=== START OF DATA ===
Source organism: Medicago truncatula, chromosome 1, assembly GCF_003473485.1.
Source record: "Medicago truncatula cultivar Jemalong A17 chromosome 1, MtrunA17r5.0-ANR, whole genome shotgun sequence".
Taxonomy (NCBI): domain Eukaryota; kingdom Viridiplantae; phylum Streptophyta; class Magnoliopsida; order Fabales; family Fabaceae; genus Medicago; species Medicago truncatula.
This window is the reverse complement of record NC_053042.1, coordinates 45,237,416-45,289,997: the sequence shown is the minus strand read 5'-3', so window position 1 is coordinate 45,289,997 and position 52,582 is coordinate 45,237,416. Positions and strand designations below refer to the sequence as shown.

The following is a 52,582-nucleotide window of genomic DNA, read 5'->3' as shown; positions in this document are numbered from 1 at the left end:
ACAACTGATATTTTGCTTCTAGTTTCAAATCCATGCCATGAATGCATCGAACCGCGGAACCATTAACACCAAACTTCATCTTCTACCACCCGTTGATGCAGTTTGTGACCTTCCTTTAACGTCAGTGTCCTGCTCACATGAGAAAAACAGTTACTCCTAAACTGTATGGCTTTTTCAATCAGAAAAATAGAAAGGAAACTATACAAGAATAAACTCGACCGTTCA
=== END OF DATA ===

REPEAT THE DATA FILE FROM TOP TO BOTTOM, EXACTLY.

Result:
Source organism: Medicago truncatula, chromosome 1, assembly GCF_003473485.1.
Source record: "Medicago truncatula cultivar Jemalong A17 chromosome 1, MtrunA17r5.0-ANR, whole genome shotgun sequence".
Taxonomy (NCBI): domain Eukaryota; kingdom Viridiplantae; phylum Streptophyta; class Magnoliopsida; order Fabales; family Fabaceae; genus Medicago; species Medicago truncatula.
This window is the reverse complement of record NC_053042.1, coordinates 45,237,416-45,289,997: the sequence shown is the minus strand read 5'-3', so window position 1 is coordinate 45,289,997 and position 52,582 is coordinate 45,237,416. Positions and strand designations below refer to the sequence as shown.

The following is a 52,582-nucleotide window of genomic DNA, read 5'->3' as shown; positions in this document are numbered from 1 at the left end:
ACAACTGATATTTTGCTTCTAGTTTCAAATCCATGCCATGAATGCATCGAACCGCGGAACCATTAACACCAAACTTCATCTTCTACCACCCGTTGATGCAGTTTGTGACCTTCCTTTAACGTCAGTGTCCTGCTCACATGAGAAAAACAGTTACTCCTAAACTGTATGGCTTTTTCAATCAGAAAAATAGAAAGGAAACTATACAAGAATAAACTCGACCGTTCA